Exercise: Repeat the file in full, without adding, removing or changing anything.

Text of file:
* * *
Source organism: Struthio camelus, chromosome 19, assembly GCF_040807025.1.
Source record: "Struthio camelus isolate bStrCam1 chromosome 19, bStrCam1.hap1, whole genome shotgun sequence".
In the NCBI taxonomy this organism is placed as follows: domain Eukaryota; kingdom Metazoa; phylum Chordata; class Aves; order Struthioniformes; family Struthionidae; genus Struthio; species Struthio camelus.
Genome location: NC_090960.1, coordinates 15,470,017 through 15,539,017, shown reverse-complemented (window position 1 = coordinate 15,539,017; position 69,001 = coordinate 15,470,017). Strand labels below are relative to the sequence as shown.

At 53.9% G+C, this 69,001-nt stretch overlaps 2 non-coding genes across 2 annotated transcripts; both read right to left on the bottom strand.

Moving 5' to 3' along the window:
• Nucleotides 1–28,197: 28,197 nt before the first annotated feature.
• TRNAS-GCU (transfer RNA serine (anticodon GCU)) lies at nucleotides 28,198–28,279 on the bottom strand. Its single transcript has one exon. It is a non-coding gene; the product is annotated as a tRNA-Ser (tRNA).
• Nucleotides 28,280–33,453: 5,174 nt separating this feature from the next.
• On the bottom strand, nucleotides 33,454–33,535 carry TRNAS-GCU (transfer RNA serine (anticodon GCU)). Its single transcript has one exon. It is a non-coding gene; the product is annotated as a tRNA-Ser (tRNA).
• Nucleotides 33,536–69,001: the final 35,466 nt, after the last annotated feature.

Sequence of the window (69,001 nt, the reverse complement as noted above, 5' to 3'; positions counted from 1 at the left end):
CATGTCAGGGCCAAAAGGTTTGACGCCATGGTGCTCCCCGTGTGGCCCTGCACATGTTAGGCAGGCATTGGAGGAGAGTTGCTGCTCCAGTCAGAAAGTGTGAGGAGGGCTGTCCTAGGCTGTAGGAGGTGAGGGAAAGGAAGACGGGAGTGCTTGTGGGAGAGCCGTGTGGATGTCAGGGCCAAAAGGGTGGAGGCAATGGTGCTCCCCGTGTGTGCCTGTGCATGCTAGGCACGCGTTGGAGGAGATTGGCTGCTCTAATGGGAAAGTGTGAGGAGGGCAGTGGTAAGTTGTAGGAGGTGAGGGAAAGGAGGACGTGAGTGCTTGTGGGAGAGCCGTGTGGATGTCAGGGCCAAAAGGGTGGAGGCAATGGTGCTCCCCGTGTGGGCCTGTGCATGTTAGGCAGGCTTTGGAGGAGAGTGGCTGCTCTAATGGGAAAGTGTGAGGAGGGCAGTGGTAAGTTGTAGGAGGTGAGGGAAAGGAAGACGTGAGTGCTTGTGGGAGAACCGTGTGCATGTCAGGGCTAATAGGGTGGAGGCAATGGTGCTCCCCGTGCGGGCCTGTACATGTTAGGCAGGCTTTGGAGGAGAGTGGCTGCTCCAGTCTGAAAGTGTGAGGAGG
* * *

Source organism: Struthio camelus, chromosome 19, assembly GCF_040807025.1.
Source record: "Struthio camelus isolate bStrCam1 chromosome 19, bStrCam1.hap1, whole genome shotgun sequence".
In the NCBI taxonomy this organism is placed as follows: domain Eukaryota; kingdom Metazoa; phylum Chordata; class Aves; order Struthioniformes; family Struthionidae; genus Struthio; species Struthio camelus.
Genome location: NC_090960.1, coordinates 15,470,017 through 15,539,017, shown reverse-complemented (window position 1 = coordinate 15,539,017; position 69,001 = coordinate 15,470,017). Strand labels below are relative to the sequence as shown.

At 53.9% G+C, this 69,001-nt stretch overlaps 2 non-coding genes across 2 annotated transcripts; both read right to left on the bottom strand.

Moving 5' to 3' along the window:
• Nucleotides 1–28,197: 28,197 nt before the first annotated feature.
• TRNAS-GCU (transfer RNA serine (anticodon GCU)) lies at nucleotides 28,198–28,279 on the bottom strand. Its single transcript has one exon. It is a non-coding gene; the product is annotated as a tRNA-Ser (tRNA).
• Nucleotides 28,280–33,453: 5,174 nt separating this feature from the next.
• On the bottom strand, nucleotides 33,454–33,535 carry TRNAS-GCU (transfer RNA serine (anticodon GCU)). Its single transcript has one exon. It is a non-coding gene; the product is annotated as a tRNA-Ser (tRNA).
• Nucleotides 33,536–69,001: the final 35,466 nt, after the last annotated feature.

Sequence of the window (69,001 nt, the reverse complement as noted above, 5' to 3'; positions counted from 1 at the left end):
CATGTCAGGGCCAAAAGGTTTGACGCCATGGTGCTCCCCGTGTGGCCCTGCACATGTTAGGCAGGCATTGGAGGAGAGTTGCTGCTCCAGTCAGAAAGTGTGAGGAGGGCTGTCCTAGGCTGTAGGAGGTGAGGGAAAGGAAGACGGGAGTGCTTGTGGGAGAGCCGTGTGGATGTCAGGGCCAAAAGGGTGGAGGCAATGGTGCTCCCCGTGTGTGCCTGTGCATGCTAGGCACGCGTTGGAGGAGATTGGCTGCTCTAATGGGAAAGTGTGAGGAGGGCAGTGGTAAGTTGTAGGAGGTGAGGGAAAGGAGGACGTGAGTGCTTGTGGGAGAGCCGTGTGGATGTCAGGGCCAAAAGGGTGGAGGCAATGGTGCTCCCCGTGTGGGCCTGTGCATGTTAGGCAGGCTTTGGAGGAGAGTGGCTGCTCTAATGGGAAAGTGTGAGGAGGGCAGTGGTAAGTTGTAGGAGGTGAGGGAAAGGAAGACGTGAGTGCTTGTGGGAGAACCGTGTGCATGTCAGGGCTAATAGGGTGGAGGCAATGGTGCTCCCCGTGCGGGCCTGTACATGTTAGGCAGGCTTTGGAGGAGAGTGGCTGCTCCAGTCTGAAAGTGTGAGGAGG